Nathanael Smith on Star Wars’ affinity with animation
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In case you hadn’t heard, there’s a new Star Wars film coming out. By now, everyone knows the standard narrative that all fans should follow. The original trilogy is beloved by all, except the ewoks, whereas the prequels should be hated by everyone. Occasionally people try and stick up for them. They’re wrong. Yet the franchise’s die-hard fans know that there are more than six films; an unlucky few have experienced the legendarily terrible Star Wars Holiday Special, while others fondly remember watching two ewok spin-offs in the cinema – again, films that have largely been forgotten. The most recent Star Wars film to hit theatres, however, is The Clone Wars, an animated film released in 2008 and directed by Dave Filoni (a veteran of the phenomenal series Avatar: The Last Airbender). A humble global box office take of under $70 million means this is the Star Wars film you probably haven’t seen.
The story is set in between Attack of the Clones and Revenge of the Sith, with Anakin and Obi-Wan still friends as they roam the far-far-away galaxy defeating robot armies with battalions of clones joining them along the way. Anakin is given a Padawan, Ahsoka Tano, as they track down Jabba the Hutt’s kidnapped son. A shady sith (breaking the only-two-at-once rule) named Asajj Ventress seems to be manipulating events from behind the scenes. The main cast have been replaced from the prequels, but Christopher Lee, Samuel L. Jackson and Anthony Daniels all reprise their roles.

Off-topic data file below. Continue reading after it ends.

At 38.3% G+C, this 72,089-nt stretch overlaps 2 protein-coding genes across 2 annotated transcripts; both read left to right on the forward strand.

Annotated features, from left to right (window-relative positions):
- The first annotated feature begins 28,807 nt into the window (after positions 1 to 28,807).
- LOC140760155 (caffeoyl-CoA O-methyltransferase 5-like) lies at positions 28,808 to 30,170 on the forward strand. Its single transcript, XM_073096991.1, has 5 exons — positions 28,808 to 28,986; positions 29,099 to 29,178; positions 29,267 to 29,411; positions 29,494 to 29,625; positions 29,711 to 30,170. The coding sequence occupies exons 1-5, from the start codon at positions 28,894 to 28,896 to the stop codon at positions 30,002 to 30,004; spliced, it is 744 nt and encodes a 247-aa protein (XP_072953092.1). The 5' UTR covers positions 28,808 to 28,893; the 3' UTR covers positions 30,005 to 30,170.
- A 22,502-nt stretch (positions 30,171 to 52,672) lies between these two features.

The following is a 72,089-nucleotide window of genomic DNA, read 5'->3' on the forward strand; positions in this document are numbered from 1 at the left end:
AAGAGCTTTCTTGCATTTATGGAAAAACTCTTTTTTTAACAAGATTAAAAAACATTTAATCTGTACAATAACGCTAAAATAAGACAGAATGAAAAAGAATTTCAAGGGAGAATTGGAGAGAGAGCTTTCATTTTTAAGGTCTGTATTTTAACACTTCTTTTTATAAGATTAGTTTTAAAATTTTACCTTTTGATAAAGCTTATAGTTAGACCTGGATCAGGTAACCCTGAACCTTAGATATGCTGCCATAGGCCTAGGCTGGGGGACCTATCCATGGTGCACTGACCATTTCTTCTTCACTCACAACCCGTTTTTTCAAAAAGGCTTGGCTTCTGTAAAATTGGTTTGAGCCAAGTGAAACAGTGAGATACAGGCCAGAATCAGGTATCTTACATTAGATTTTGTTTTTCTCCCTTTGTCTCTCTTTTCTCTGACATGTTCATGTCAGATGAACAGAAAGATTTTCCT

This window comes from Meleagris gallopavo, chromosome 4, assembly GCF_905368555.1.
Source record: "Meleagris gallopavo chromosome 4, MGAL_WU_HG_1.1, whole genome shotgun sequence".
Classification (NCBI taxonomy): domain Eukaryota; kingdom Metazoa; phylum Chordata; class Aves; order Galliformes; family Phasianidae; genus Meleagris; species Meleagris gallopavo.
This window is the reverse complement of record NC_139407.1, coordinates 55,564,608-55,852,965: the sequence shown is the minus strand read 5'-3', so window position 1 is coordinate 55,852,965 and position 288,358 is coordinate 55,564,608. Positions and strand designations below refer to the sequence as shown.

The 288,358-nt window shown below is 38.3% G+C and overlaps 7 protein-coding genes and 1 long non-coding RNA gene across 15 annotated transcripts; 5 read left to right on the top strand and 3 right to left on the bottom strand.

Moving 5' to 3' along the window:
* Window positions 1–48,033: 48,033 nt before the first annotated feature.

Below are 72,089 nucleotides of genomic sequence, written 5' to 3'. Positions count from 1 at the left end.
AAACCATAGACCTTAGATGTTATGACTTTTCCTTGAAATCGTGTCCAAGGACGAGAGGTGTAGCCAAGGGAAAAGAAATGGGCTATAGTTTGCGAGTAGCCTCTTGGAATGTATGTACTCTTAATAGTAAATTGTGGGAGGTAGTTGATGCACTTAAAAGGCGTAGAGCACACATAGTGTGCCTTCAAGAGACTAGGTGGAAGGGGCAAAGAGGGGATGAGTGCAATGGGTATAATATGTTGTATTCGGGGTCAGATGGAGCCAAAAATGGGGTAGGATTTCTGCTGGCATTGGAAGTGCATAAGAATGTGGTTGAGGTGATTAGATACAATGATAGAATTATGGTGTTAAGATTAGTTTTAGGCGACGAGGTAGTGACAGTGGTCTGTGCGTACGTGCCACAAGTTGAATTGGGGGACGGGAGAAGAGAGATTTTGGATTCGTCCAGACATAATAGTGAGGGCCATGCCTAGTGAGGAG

Star Wars has a long affinity with animation. Not only is The Clone Wars a spin-off of a very popular TV series of the same name, but since Disney took over Lucasfilm they’ve also released the sparky Star Wars: Rebels. It all started, however, with The Star Wars Holiday Special, which featured an animated segment about Boba Fett, something that was largely derided. The franchise lends itself well to animation, as the medium can create wholly different worlds with greater ease than live action. Arguably, Revenge of the Sith was an animation anyway, just with a couple of actors integrated into it.
Filoni’s style, expanding on the aesthetic established by Genndy Tartakovsky (Hotel Transylvania) in the series, is angular and blocky, but intentionally so. It partially works, giving it a distinctive look that separates it from the more generic CG of Kung Fu Panda or Bolt, released the same year. Some of the movement is a little stilted as a result and itoccasionally has the vibe of of a videogame cutscene, but it serves the narrative well. This is energetic, action-packed film making, swooping in and out of battle scenes and merrily watching the deaths of a hundred droids. The lightsaber battles are fun, and it’s exciting to explore more of the galaxy at war.
The main issue is that this doesn’t feel like a canon entry in the Star Wars world. The Extended Universe, the realm of fiction enjoyed by the kind of people who have Plo Koon tattoos, has never held the same sway over the imagination that the original trilogy does, and this too often feels like fanfiction, not an actual Star Wars film. From the unofficial riff on the famous opening music cue to the iffy yoda imitation, this feels more like a curious addendum, not an essential part, of the Star Wars universe. Perhaps that’s why it remains largely ignored.
The main thing that struck me about The Clone Wars, however, was that it’s better than any of the prequels. Matt Lanter gives far more energy and life to the role of Anakin Skywalker than Hayden Christensen ever did, while it’s immensely enjoyable watching all-out warfare reminiscent of a game like Galactic Battlegrounds. There’s no discussion of taxation, no terribly scripted romance. The Clone Wars is no masterpiece, but as a cinematic exploration of the Star Wars universe in the 21st century, you could do a lot, lot worse.